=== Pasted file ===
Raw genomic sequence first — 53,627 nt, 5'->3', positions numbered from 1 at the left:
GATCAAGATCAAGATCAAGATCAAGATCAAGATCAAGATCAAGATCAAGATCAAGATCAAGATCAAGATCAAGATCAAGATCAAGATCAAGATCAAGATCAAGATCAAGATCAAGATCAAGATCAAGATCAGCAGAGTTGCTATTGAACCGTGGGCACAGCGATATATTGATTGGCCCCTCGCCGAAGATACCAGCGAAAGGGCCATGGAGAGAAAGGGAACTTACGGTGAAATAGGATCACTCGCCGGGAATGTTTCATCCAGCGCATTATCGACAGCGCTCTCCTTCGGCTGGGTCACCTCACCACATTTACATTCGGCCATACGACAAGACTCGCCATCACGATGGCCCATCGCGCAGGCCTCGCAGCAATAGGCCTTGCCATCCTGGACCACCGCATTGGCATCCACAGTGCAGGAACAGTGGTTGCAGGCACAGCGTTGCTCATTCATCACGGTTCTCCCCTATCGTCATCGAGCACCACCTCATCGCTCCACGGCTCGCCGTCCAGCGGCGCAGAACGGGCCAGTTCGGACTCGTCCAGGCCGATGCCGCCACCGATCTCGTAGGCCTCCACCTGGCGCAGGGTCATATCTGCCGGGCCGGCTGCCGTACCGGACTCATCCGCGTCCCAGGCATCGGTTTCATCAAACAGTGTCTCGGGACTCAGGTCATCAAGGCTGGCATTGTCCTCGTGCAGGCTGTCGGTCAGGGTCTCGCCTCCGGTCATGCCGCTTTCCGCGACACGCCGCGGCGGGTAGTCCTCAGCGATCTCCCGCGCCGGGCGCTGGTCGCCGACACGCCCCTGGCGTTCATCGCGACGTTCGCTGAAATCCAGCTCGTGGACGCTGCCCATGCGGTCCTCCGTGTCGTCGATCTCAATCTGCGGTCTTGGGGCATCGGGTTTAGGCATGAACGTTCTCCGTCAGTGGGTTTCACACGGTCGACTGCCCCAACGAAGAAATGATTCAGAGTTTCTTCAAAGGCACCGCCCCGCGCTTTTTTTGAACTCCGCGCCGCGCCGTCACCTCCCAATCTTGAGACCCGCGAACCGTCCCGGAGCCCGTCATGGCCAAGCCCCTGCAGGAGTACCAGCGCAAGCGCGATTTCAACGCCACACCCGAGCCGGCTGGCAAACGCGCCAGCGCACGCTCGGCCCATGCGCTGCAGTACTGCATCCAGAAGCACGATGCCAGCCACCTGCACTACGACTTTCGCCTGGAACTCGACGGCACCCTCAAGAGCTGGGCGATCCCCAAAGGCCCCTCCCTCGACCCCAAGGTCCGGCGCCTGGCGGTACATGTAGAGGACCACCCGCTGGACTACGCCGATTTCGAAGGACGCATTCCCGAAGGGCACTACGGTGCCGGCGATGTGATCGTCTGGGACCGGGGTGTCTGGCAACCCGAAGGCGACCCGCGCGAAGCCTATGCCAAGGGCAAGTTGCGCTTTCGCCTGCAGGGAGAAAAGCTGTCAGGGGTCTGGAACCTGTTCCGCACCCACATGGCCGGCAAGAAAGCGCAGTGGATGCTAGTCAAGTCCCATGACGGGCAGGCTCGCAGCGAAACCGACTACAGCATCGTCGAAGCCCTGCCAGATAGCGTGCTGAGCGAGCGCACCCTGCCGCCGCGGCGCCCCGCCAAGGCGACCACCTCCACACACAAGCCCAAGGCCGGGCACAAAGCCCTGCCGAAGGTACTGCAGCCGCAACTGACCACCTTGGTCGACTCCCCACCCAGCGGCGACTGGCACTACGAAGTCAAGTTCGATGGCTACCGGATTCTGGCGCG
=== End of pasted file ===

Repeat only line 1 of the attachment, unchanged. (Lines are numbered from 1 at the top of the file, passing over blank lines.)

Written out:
Raw genomic sequence first — 53,627 nt, 5'->3', positions numbered from 1 at the left: